So generally, the more engaging your ad is, the lower the cost to you in the end. So you need to build your game ads in a way that persuades people to want to click, like, share, and install.
- Types of users you’re targeting:
Generally, ads targeting iOS users are more expensive than those targeting Android users.
Also, some ad platforms give you the freedom to target users who have the habit of installing apps they see in ads and even pay for them. As you’d guess, ads targeting these types of users are often more expensive to run.
- Location of your audience:
Ads targeting certain countries (especially developing countries) are usually cheaper than those targeting users in developing countries. So you want to keep this in mind as well while running mobile paid ads to promote your games.
Now, let’s look at the numbers you should be gathering to measure results — whether you’re using paid or cross-promotion to market your games.
#2. Mobile game ads Key Performance Indexes (KPIs) to watch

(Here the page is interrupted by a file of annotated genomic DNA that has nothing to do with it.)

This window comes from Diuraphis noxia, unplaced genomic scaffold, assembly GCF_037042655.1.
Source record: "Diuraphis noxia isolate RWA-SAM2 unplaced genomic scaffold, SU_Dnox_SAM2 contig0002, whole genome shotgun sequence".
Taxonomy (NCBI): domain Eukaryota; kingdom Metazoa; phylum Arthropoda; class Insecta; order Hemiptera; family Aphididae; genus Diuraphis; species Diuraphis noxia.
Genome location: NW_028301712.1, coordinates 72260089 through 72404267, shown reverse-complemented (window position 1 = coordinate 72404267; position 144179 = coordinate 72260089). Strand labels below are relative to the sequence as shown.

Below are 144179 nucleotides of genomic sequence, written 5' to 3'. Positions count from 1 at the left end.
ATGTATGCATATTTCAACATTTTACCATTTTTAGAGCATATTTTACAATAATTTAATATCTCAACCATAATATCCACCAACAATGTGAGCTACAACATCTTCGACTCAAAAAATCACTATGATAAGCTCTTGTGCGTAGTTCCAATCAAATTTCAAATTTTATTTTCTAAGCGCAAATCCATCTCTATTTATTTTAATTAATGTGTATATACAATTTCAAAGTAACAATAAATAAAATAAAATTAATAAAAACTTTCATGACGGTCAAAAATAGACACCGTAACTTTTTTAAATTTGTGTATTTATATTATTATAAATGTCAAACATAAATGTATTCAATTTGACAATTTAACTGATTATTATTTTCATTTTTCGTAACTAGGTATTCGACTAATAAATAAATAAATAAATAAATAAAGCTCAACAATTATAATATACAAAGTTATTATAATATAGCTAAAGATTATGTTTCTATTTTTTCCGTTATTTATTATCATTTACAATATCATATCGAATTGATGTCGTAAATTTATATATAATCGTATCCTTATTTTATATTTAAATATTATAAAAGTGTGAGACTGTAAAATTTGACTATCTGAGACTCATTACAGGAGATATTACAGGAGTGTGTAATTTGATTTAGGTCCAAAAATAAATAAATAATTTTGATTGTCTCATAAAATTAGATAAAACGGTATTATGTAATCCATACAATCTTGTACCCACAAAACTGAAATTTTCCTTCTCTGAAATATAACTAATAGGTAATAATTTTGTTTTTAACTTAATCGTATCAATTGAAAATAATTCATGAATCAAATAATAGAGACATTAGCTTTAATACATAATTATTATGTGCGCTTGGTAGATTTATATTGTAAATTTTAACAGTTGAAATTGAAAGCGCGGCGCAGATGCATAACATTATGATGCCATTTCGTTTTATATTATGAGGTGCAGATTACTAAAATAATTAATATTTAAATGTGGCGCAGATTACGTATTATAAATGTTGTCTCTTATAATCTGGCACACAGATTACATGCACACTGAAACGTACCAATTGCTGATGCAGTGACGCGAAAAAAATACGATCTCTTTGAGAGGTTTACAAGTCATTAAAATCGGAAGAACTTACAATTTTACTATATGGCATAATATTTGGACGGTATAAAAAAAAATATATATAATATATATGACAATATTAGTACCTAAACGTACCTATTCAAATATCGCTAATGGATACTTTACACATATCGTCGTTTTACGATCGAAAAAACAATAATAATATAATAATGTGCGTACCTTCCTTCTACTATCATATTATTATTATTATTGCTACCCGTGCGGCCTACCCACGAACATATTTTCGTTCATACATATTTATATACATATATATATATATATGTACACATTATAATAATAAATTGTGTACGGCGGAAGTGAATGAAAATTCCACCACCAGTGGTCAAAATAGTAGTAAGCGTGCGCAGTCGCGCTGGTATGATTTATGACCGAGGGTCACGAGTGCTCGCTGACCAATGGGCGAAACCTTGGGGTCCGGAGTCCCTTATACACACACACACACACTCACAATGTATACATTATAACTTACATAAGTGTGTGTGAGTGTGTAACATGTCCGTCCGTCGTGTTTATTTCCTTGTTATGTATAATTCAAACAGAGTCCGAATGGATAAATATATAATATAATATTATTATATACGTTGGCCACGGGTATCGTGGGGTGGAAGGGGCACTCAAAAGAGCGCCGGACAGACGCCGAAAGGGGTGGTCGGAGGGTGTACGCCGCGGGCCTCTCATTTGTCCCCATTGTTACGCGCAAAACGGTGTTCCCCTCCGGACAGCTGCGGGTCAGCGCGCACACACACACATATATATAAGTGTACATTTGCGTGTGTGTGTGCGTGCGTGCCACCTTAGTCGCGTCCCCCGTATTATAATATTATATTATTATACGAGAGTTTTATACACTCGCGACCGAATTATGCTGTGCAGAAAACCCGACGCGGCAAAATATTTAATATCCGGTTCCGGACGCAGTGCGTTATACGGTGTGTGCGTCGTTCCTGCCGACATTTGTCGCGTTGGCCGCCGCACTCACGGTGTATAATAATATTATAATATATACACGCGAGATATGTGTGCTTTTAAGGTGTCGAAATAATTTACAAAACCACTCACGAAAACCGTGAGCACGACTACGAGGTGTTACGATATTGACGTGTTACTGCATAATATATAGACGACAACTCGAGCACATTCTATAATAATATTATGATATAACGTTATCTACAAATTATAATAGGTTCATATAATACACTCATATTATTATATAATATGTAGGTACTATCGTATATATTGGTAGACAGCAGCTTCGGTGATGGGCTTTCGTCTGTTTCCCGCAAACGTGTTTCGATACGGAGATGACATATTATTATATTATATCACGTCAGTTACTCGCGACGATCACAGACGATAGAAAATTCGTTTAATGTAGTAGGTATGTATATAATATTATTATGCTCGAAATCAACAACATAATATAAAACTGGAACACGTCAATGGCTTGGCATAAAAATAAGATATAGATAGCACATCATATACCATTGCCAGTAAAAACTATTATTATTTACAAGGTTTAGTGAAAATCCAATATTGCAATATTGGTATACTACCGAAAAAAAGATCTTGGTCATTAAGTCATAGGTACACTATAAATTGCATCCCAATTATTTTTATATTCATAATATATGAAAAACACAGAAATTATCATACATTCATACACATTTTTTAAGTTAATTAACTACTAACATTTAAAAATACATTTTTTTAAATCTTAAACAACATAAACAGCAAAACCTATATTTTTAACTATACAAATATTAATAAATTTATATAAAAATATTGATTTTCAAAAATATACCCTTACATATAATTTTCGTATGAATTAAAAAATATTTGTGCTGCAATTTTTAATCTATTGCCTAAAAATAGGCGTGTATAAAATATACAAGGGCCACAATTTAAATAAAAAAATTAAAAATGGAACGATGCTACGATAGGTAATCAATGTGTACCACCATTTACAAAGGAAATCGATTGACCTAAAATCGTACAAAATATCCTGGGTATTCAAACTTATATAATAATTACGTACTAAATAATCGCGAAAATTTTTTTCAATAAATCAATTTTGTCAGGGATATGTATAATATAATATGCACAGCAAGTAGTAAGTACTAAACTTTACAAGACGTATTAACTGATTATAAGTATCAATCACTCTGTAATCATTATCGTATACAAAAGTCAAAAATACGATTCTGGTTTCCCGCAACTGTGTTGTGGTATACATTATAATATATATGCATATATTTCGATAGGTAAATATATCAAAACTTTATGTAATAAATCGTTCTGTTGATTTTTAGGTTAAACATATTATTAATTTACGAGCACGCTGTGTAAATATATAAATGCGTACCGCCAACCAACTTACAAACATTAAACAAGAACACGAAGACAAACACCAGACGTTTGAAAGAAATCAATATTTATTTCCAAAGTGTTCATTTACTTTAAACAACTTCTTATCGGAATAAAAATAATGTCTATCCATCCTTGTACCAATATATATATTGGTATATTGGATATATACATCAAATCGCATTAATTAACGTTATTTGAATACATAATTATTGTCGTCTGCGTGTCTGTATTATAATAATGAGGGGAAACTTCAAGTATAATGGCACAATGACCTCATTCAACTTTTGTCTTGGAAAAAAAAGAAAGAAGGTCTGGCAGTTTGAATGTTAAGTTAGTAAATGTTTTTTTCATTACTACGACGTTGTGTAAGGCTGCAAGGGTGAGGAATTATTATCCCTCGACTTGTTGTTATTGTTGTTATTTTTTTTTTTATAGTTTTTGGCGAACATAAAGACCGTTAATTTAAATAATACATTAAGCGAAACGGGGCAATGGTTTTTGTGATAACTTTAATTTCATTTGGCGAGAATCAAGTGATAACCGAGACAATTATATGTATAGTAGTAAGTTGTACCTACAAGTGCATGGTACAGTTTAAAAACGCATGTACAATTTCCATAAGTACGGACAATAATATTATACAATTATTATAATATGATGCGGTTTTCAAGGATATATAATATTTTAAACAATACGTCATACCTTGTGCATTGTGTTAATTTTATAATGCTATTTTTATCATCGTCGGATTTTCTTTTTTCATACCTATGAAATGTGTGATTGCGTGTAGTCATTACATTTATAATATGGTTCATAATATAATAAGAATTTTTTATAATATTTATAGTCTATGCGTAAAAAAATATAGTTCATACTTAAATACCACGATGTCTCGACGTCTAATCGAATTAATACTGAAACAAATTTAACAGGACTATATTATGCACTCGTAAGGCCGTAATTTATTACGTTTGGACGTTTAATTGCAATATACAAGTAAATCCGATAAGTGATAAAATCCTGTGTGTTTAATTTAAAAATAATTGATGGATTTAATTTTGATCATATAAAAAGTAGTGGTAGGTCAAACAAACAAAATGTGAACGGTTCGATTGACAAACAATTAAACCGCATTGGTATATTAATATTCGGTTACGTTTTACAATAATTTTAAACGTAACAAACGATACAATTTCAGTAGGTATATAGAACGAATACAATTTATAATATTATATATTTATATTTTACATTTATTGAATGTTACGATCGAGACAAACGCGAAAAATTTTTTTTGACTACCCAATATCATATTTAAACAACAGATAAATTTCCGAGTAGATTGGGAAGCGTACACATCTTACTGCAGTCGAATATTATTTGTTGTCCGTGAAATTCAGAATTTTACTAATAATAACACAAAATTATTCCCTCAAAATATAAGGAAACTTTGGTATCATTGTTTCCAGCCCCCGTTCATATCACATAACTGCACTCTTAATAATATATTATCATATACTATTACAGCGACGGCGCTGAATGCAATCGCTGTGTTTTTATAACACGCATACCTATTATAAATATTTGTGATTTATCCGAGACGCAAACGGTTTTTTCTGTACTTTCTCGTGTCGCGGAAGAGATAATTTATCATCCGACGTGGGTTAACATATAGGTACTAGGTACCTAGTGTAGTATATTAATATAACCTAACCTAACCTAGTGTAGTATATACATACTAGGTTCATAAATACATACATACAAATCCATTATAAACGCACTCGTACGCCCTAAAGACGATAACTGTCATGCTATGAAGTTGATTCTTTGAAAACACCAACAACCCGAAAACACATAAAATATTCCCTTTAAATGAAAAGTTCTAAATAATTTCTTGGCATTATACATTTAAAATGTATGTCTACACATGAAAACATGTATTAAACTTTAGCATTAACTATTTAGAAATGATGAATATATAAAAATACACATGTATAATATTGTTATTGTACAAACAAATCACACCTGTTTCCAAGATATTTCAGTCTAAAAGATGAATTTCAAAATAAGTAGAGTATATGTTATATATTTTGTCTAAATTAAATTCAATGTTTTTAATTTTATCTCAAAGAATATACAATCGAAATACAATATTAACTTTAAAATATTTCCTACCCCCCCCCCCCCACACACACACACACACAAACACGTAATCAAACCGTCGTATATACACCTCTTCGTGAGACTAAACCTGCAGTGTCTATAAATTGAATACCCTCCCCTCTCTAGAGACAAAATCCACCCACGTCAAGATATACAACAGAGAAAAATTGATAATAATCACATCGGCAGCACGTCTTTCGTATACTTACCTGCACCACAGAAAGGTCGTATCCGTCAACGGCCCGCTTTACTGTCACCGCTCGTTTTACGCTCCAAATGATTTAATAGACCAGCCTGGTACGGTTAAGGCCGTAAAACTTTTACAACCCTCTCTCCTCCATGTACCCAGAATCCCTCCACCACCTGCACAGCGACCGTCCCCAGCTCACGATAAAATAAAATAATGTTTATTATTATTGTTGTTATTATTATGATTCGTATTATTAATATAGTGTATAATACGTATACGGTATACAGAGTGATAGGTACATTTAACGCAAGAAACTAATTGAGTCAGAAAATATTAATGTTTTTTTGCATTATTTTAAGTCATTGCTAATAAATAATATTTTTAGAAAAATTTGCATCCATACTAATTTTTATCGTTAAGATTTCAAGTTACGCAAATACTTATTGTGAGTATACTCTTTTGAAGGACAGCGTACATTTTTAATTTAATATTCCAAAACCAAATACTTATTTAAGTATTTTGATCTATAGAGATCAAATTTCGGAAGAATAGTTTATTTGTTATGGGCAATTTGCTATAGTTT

The reason you need to track results is obvious; you need to know what’s working vs. what’s not with your mobile ads.
Here are four major KPIs you need to be tracking:
KPI #I: Clickthrough Rates (CTR)
When you run ads to promote your game, some people see your ads and click, others see it and ignore — as they’re not interested.
Your CTR is the rate at which people click through your ads and check out your game. You can calculate clickthrough rates using this formula: Clicks / Impressions
What’s a good CTR for mobile game ads?
Again, this depends on variables like your game ad quality, the type of users you’re targeting and their location, etc.
CTRs vary per ad network, creative, ad positioning, etc. The best way to see the different CTRs for ad networks is to run some test ads yourself and see how things shake out.
KPI #II: Install Rates